water water

Darnell Earley, former emergency manager of Flint, Mich., at a House Oversight and Government Reform Committee hearing in March. Mark Wilson/Getty Images hide caption

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Mark Wilson/Getty Images

Men check pipes on Dec. 17, where Corpus Christi's city-owned water main connects with the asphalt plant where a suspected chemical leak led to a citywide ban on tap water use. The ban was lifted Sunday, Dec. 18. Frank Bajak/AP hide caption

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Frank Bajak/AP

Along Saginaw Street in Flint, Mich. Mark Brush/Michigan Radio hide caption

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Mark Brush/Michigan Radio

Even As Levels Improve, Flint Residents Choose Bottled Water Over Tap

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A government watchdog's report says Flint residents' exposure to lead in city drinking water could have been stopped months earlier by federal regulators. Carlos Osorio/AP hide caption

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Carlos Osorio/AP

When California Gov. Jerry Brown mandated water cutbacks in 2015, many people responded by having the grass taken out of their lawns and replacing it with more drought-friendly landscaping. Damian Dovarganes/AP hide caption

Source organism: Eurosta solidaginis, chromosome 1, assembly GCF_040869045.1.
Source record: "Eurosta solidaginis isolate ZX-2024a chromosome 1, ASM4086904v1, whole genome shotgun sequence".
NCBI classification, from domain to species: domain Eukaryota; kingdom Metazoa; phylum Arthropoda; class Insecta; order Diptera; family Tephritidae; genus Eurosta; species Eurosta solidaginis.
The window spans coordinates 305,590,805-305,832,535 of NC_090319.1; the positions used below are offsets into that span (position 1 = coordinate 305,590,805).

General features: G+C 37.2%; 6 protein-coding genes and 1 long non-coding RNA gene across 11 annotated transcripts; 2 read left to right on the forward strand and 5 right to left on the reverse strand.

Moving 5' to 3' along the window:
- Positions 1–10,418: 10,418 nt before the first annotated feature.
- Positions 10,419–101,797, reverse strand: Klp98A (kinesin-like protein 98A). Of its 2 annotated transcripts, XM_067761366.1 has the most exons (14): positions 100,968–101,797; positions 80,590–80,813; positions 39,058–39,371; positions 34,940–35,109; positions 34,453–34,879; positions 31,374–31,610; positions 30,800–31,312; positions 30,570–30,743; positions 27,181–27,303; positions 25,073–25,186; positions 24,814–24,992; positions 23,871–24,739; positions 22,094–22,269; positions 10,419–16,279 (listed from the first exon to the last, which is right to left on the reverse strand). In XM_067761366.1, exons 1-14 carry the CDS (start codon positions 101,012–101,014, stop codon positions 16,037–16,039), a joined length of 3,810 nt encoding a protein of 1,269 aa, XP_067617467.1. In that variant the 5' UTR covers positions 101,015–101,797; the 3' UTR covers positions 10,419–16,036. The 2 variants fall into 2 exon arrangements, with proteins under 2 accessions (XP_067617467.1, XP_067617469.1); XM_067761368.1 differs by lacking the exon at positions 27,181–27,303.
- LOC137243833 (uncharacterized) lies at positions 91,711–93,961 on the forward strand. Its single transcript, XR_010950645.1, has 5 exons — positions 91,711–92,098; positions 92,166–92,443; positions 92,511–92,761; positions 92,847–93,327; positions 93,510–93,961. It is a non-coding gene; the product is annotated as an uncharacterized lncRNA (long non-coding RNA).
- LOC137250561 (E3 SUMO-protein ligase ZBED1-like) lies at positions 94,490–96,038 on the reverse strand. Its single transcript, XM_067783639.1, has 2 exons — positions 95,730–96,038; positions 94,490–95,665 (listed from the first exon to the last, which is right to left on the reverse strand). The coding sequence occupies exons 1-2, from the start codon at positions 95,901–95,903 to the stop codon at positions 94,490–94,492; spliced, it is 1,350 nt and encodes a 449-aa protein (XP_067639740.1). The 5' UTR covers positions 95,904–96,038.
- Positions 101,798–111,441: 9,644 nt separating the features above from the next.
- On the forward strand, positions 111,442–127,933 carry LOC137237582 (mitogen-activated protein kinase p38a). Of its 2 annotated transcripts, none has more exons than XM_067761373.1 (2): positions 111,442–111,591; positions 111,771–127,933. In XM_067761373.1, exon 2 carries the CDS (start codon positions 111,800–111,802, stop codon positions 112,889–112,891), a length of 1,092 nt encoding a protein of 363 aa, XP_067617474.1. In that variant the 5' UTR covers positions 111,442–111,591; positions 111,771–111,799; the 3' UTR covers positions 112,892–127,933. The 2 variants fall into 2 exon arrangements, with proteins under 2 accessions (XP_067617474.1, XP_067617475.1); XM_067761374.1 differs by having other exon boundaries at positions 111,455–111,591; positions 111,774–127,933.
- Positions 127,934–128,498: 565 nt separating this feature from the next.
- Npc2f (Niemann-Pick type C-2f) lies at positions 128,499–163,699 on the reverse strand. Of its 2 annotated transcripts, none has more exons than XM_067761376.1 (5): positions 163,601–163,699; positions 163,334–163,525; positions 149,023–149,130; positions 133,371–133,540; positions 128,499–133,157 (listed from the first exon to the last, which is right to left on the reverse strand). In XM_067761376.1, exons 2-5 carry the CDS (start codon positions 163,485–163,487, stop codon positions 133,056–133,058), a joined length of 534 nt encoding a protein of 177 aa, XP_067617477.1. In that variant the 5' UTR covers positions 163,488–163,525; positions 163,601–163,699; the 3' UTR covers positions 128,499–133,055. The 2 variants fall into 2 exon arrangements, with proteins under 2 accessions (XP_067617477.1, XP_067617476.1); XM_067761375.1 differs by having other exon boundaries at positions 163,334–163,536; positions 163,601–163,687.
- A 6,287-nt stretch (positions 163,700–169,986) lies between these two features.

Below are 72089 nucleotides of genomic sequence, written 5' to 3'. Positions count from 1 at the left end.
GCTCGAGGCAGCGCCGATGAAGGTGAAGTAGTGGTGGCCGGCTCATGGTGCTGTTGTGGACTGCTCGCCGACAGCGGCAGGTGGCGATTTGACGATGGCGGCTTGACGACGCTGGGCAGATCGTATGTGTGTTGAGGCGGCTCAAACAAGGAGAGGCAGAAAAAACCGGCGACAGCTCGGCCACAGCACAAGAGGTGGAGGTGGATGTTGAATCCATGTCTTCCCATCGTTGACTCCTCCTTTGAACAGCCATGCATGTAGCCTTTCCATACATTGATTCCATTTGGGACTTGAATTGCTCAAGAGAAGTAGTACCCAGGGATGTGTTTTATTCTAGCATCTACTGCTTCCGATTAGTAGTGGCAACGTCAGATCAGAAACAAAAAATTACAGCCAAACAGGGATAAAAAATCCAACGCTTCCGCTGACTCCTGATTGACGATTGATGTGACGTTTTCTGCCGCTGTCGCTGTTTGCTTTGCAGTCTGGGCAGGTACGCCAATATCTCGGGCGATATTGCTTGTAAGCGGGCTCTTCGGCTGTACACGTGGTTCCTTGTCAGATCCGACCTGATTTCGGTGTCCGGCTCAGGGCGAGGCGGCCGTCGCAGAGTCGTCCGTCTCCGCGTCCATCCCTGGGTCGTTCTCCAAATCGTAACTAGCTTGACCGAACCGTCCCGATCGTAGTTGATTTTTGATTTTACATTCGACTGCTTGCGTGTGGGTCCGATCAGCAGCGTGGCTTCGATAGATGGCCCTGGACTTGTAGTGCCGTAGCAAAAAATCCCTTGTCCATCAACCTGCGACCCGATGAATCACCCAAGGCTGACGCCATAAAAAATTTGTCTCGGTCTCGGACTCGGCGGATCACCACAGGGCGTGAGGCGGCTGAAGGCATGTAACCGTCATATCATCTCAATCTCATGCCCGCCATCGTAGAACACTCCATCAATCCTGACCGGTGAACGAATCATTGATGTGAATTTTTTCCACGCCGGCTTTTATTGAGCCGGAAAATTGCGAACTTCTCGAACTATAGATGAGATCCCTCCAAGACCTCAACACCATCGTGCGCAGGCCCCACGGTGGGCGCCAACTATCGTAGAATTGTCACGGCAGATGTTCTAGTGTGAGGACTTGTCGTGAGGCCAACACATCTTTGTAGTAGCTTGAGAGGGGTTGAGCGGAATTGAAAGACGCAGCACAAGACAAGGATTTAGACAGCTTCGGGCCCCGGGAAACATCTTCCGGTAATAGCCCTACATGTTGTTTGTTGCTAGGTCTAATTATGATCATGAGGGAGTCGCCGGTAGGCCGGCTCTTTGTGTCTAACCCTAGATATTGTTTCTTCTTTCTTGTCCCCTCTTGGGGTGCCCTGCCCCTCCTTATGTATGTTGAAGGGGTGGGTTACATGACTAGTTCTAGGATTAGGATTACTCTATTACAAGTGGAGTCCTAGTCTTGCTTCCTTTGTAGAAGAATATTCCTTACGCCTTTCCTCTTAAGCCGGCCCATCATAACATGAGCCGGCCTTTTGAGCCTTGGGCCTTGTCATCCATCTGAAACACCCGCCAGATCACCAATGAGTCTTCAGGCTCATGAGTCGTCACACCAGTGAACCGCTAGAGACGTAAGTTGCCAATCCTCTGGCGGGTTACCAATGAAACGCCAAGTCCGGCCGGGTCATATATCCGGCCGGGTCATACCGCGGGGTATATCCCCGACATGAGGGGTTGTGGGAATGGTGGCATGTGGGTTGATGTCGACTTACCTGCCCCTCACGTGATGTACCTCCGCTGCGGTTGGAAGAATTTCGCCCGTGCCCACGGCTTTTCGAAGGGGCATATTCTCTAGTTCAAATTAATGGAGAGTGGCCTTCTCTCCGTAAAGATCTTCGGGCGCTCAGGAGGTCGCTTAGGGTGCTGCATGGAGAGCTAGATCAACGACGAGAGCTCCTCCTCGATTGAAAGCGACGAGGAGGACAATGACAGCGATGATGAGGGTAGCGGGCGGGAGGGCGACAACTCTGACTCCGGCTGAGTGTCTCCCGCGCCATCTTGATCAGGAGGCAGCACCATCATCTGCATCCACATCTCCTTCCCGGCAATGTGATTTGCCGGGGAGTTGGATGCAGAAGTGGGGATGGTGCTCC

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Damian Dovarganes/AP

California's Dire Drought Message Wanes, Conservation Levels Drop

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The oversized book Under Water, Under Earth brings to vibrant life underwater and underground processes and activities. Candlewick Press hide caption

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Candlewick Press

Following the U.S. Army Corps of Engineers' recent approval of the proposed Dakota Access Pipeline, a coalition of environmental activists held a rally in New York City's Union Square Park to oppose the project. Pacific Press/LightRocket via Getty Images hide caption

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Pacific Press/LightRocket via Getty Images

Orange sediment laced with heavy metals is visible in the path of water coming out of the Natalie/Occidental Mine in southwestern Colorado. This mine is one of dozens on a proposed Superfund listing pending with the EPA. Several mines in the area have been leaching the tainted water for years — well before the Gold King Mine spill. Grace Hood/Colorado Public Radio hide caption

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Grace Hood/Colorado Public Radio

One Year After A Toxic River Spill, No Clear Plan To Clean Up Western Mines

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The blue-green algae is called cyanobacteria. It can release toxins that affect the liver and nervous system. Greg Allen/NPR hide caption

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Greg Allen/NPR

'A Government-Sponsored Disaster': Florida Asks For Federal Help With Toxic Algae

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